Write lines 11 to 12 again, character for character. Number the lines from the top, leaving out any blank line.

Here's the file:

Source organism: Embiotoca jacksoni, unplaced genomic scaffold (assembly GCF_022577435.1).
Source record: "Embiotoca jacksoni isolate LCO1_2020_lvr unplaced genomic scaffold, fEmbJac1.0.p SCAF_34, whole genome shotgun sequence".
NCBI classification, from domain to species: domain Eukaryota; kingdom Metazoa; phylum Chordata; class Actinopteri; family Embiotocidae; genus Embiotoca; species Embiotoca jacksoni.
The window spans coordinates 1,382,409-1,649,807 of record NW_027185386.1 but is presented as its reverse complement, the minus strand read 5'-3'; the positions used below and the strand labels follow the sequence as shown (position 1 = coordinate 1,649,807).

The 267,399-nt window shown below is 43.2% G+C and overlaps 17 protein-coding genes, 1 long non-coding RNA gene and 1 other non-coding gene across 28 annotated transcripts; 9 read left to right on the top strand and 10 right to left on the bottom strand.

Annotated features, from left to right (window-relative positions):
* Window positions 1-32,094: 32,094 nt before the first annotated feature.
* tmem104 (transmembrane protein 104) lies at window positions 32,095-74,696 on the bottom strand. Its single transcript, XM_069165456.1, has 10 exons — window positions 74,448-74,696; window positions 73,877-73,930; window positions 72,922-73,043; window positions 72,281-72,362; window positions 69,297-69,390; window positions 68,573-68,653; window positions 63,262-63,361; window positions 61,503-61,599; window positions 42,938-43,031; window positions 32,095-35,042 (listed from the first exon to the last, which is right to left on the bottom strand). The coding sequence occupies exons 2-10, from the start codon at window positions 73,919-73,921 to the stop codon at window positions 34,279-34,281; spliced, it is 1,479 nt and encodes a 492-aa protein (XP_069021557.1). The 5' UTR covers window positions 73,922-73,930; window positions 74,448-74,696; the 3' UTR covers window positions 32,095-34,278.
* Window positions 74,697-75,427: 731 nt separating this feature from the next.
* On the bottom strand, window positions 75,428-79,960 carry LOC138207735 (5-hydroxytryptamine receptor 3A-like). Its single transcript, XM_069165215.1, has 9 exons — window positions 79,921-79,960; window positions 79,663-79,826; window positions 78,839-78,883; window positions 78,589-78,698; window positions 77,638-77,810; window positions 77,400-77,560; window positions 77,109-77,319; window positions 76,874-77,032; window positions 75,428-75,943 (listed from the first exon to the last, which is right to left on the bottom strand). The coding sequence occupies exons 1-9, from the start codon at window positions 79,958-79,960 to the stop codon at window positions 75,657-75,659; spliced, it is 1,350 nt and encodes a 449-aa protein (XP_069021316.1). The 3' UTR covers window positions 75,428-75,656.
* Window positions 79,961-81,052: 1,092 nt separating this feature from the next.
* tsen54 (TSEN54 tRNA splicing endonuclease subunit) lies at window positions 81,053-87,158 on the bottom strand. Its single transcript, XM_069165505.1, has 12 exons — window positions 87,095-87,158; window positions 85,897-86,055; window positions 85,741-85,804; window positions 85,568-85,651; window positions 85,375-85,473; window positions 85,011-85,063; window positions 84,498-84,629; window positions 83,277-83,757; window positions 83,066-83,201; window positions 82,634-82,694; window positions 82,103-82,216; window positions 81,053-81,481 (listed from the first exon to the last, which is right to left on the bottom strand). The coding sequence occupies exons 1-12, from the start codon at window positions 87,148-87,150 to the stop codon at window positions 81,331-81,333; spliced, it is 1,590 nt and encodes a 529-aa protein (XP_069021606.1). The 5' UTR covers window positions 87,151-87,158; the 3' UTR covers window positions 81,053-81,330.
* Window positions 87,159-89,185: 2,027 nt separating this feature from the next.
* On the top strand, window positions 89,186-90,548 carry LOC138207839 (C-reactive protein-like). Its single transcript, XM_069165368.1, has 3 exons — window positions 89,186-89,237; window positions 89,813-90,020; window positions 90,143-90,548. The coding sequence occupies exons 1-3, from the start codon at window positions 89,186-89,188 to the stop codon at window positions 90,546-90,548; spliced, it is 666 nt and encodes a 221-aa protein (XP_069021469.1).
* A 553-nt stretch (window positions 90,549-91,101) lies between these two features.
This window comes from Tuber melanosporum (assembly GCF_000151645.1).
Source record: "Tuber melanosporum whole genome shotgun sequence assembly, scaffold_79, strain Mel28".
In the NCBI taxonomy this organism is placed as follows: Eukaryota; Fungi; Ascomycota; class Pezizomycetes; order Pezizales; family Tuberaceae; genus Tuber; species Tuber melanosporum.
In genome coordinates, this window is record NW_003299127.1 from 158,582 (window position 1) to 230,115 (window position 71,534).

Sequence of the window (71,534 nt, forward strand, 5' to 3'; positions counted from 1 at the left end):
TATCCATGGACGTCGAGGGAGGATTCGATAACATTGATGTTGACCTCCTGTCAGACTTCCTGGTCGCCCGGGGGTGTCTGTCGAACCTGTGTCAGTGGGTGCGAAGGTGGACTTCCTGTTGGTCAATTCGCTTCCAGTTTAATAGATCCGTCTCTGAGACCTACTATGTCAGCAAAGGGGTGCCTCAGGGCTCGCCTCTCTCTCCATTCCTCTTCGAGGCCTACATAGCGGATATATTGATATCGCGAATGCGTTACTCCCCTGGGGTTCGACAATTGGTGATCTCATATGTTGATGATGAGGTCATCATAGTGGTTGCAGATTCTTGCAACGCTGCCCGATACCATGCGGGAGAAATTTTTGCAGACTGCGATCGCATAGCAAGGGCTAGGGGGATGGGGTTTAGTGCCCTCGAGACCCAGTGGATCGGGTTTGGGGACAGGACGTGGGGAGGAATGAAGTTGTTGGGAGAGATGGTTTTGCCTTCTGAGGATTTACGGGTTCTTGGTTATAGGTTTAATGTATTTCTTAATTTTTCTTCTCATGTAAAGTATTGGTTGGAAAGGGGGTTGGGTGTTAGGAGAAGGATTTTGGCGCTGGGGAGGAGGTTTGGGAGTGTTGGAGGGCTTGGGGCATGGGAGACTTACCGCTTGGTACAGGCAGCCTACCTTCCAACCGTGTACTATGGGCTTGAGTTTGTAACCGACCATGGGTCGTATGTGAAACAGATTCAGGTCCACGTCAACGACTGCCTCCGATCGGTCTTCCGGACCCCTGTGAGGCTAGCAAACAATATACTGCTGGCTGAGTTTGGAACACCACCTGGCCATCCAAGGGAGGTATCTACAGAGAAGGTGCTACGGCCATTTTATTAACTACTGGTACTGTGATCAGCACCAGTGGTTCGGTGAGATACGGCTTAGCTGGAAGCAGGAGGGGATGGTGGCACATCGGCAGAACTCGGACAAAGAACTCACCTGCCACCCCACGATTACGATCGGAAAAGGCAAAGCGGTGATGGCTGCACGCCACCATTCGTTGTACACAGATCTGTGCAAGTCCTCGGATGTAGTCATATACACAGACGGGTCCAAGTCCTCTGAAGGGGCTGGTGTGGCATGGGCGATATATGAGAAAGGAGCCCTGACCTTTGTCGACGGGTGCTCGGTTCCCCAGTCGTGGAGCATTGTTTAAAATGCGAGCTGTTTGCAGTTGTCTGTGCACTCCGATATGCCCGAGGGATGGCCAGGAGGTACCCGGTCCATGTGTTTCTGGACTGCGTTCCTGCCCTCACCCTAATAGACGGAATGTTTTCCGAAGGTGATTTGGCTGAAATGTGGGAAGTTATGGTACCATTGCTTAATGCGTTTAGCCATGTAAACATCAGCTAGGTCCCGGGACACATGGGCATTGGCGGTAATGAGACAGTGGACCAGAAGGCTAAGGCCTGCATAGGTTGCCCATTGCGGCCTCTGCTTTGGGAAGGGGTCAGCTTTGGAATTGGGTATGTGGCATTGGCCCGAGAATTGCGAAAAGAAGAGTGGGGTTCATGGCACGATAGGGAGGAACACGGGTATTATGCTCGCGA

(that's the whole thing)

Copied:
* Window positions 79,961-81,052: 1,092 nt separating this feature from the next.
* tsen54 (TSEN54 tRNA splicing endonuclease subunit) lies at window positions 81,053-87,158 on the bottom strand. Its single transcript, XM_069165505.1, has 12 exons — window positions 87,095-87,158; window positions 85,897-86,055; window positions 85,741-85,804; window positions 85,568-85,651; window positions 85,375-85,473; window positions 85,011-85,063; window positions 84,498-84,629; window positions 83,277-83,757; window positions 83,066-83,201; window positions 82,634-82,694; window positions 82,103-82,216; window positions 81,053-81,481 (listed from the first exon to the last, which is right to left on the bottom strand). The coding sequence occupies exons 1-12, from the start codon at window positions 87,148-87,150 to the stop codon at window positions 81,331-81,333; spliced, it is 1,590 nt and encodes a 529-aa protein (XP_069021606.1). The 5' UTR covers window positions 87,151-87,158; the 3' UTR covers window positions 81,053-81,330.